Year chases Year, Decay pursues Decay,
Still drops some Joy from with'ring Life away...
                ---Samuel Johnson

Comments

misssylviadrake
Nov. 10th, 2010 12:08 pm (UTC)
Archetypal buildings
I've had a long objection from Arnie to say "everyone" believes in Barchas's paper and that the one given at the JASNA AGM is the one given at last spring's ACECS at Richmond, to which I replied:

I didn't realize it was the same talk. If it was the same, I'd say the same thing. There is no direct connection: it's an archetype that is part of Austen's imagination and there are others (like Kenilworth which she visited).

There are fashions in scholarship. I understand the impulse to insist that a particular text or place is a literal source. I did a paper myself on intertextual readings, and found how difficult it was to bring into the novel (NA), sources or background which are not literally provable as sources (Smith's Montalbert and Fuller's The Convent) but to content they are sources is to mispeak and misrepresent. It's easier and attracts attention.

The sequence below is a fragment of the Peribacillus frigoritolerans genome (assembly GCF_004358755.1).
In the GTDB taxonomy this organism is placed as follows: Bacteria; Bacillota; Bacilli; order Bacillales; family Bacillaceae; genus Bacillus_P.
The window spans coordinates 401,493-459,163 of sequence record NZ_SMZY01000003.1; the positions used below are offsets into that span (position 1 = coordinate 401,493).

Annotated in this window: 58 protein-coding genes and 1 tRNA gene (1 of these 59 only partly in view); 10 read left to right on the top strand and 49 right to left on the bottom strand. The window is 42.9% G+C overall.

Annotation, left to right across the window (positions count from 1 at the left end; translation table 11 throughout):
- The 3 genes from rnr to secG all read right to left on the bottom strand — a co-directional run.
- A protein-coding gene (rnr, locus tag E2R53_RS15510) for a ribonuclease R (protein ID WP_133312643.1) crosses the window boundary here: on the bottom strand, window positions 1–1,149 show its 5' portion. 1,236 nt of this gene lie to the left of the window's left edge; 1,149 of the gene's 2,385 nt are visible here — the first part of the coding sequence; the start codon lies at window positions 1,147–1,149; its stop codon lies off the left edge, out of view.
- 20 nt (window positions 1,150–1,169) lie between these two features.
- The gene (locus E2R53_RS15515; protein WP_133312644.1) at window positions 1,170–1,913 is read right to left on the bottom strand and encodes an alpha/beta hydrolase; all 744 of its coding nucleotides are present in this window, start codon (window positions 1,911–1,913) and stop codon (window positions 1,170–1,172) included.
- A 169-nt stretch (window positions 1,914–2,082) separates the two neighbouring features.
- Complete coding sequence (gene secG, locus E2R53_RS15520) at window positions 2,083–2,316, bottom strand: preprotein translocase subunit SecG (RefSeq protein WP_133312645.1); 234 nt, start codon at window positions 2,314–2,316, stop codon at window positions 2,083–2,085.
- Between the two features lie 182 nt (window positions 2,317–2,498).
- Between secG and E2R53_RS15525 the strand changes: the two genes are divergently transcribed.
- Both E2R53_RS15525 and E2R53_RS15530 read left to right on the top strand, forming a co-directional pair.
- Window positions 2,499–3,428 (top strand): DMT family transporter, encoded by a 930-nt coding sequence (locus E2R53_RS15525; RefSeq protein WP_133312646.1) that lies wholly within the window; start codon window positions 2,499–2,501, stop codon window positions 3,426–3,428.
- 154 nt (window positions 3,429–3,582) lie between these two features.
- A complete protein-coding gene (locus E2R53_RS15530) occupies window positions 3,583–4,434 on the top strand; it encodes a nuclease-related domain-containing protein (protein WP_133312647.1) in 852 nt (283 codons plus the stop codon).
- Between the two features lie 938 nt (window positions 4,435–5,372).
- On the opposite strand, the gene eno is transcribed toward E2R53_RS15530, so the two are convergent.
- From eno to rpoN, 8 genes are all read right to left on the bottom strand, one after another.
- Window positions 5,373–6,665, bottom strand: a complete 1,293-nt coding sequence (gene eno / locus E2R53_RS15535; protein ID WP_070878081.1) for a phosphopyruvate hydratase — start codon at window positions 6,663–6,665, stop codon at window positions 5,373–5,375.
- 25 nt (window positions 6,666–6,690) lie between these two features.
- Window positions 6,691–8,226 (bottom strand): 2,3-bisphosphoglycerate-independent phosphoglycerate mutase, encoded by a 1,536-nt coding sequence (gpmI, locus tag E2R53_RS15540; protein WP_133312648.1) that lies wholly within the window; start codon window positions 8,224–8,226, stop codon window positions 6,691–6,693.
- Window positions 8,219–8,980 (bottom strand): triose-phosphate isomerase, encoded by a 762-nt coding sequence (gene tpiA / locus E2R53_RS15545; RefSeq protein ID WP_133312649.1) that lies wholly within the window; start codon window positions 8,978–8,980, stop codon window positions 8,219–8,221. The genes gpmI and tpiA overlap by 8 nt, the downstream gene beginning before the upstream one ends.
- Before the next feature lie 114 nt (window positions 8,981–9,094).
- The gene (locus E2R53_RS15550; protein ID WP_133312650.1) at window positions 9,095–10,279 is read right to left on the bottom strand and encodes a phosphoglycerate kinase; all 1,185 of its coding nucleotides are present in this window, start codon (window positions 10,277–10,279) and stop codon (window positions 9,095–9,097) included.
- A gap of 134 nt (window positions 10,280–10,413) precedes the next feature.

There have been many arguments for specific places behind Pemberley too; it's the same thing: they are archetypally relevant.

Ellen